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UN, Taliban Officials Meet To Discuss Women’s Rights in Afghanistan

Welcome to “Women Around the World: This Week,” a series that highlights noteworthy news related to women and U.S. foreign policy. This week’s post covers January 14 to January 20.

Golestan Safari, 45, poses for a photograph in her house in Kabul. [Ali Khara | Reuters]

UN Sends Representatives to Afghanistan

A delegation from the United Nations visited Afghanistan this week to hold talks with Taliban officials about restrictions on women’s rights. Deputy Secretary-General Amina Mohammed—the UN’s highest-ranking female official—and UN Women Executive Director Sima Bahous both participated. The Taliban has enacted a set of harsh restrictions on women and girls, preventing them from attending school beyond sixth grade and largely prohibiting their participation in public life. In a move that garnered significant condemnation, the Taliban last month barred international NGOs from employing female aid workers. They have since modified this policy to allow female healthcare workers. As a result, some organizations that had initially suspended their work have resumed limited operations. “People are freezing and time is running out," said Ramiz Alakbarov, the UN humanitarian coordinator in Afghanistan. “We need to build shelters now but, in this conservative society, if we don't have female aid workers to speak to women in the families, we can't do this work.”

Fifty Women Abducted in Burkina Faso

Last week, at least fifty women were kidnapped in Burkina Faso where armed groups continue to act with impunity. The government announced on Monday that the women were abducted on January 12 and 13 from districts in the northern province of Soum while out collecting fruit. “It’s a very concerning and serious development in Burkina Faso that exposes the vulnerability of women in areas under blockade,” said Ousmane Diallo, an Amnesty International researcher for West and Central Africa. Extremist groups have blockaded the area for years forcing civilians—mainly women—to travel greater distances for supplies and food. No group has claimed responsibility for the kidnappings, but the country has been besieged by violence linked to Al Qaeda and the Islamic State in recent years. Nearly two million people have been displaced and tens of thousands have been killed.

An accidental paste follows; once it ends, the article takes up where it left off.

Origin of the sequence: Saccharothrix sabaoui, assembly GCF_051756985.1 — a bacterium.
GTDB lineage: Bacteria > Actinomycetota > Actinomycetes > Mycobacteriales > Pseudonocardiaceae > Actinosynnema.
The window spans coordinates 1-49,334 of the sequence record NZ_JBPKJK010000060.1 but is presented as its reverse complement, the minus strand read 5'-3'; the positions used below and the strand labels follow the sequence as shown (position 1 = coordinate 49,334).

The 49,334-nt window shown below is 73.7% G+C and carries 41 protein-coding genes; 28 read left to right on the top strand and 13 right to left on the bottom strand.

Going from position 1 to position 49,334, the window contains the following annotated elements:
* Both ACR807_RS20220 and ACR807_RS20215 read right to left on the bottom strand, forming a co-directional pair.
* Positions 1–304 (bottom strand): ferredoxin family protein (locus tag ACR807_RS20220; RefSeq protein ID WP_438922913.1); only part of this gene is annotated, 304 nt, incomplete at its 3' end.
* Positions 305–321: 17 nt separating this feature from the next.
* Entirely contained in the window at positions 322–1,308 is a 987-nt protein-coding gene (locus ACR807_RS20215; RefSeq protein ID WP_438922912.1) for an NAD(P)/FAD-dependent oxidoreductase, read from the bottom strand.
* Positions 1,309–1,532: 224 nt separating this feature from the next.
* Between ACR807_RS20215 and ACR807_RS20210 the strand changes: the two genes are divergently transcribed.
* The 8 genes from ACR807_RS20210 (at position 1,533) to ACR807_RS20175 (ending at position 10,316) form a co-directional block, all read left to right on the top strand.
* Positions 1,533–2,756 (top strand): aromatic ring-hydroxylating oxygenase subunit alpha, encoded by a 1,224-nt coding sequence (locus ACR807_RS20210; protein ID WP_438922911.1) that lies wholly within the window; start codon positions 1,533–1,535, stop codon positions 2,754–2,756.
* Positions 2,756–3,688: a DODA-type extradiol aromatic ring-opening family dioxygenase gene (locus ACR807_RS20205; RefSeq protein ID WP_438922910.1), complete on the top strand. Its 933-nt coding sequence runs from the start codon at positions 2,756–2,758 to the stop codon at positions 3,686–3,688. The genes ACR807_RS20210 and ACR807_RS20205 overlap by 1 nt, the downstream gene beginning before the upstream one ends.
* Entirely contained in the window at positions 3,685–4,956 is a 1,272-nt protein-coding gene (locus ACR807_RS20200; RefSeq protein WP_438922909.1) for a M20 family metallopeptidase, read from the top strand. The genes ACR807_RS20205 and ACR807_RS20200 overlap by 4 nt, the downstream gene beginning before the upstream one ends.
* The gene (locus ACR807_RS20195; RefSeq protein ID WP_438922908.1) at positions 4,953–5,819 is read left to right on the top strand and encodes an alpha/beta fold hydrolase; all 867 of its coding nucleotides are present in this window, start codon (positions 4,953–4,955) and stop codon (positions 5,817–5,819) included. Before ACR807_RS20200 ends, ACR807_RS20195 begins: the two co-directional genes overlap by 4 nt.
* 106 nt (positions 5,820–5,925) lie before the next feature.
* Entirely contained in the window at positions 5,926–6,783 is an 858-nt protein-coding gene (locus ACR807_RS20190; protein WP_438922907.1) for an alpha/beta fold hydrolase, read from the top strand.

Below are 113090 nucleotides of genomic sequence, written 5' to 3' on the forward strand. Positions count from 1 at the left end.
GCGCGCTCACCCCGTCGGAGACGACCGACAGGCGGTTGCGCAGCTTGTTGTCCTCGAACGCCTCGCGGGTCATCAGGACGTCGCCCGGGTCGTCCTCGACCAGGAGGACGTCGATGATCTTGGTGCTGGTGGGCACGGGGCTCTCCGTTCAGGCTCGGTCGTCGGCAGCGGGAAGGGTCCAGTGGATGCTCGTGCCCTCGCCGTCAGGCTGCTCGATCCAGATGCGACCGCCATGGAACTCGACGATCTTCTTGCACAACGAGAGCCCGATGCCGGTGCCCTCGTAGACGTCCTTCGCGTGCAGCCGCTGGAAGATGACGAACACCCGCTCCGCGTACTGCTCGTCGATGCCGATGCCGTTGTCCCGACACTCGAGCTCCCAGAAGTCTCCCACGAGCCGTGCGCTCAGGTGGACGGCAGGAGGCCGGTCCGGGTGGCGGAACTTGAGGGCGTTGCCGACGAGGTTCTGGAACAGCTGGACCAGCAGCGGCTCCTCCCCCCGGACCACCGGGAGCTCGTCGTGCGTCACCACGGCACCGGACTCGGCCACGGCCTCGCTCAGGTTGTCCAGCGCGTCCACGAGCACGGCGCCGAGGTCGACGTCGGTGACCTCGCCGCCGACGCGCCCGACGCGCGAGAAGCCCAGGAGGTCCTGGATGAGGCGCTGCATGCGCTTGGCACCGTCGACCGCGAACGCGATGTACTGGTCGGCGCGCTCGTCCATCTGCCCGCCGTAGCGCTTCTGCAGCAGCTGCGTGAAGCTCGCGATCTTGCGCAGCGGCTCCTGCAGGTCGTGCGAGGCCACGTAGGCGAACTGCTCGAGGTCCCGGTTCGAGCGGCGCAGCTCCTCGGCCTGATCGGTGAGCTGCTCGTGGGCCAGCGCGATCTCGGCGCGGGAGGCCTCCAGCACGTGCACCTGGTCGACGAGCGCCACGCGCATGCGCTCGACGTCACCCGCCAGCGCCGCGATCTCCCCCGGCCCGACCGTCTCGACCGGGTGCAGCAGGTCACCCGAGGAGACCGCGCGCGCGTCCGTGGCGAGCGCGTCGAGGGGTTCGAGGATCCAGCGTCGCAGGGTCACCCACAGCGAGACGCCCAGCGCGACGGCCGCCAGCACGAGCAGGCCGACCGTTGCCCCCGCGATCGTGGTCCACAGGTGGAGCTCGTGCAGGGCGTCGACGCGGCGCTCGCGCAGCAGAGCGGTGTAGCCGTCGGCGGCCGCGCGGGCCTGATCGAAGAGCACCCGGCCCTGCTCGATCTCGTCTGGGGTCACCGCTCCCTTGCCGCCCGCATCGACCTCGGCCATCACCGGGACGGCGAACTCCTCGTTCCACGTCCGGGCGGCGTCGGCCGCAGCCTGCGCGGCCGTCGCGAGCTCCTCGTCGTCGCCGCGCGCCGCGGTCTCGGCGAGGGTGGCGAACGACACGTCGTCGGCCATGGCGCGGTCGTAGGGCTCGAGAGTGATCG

Women to Train for Taiwanese Reserve Forces

Taiwan announced that it will now allow women to participate in military reserve force training. In a plan released on Tuesday, the Ministry of Defense announced that starting this year, 220 former female service members will be able to volunteer for training that will begin on a trial basis. This decision comes as tensions between Taiwan and China continue to escalate. At the end of last year, Taiwan announced that it will increase mandatory military service for eligible men beginning in 2024. As of 2022, Taiwan had about 170,000 active duty troops.


(c) 2023, Council on Foreign Relations


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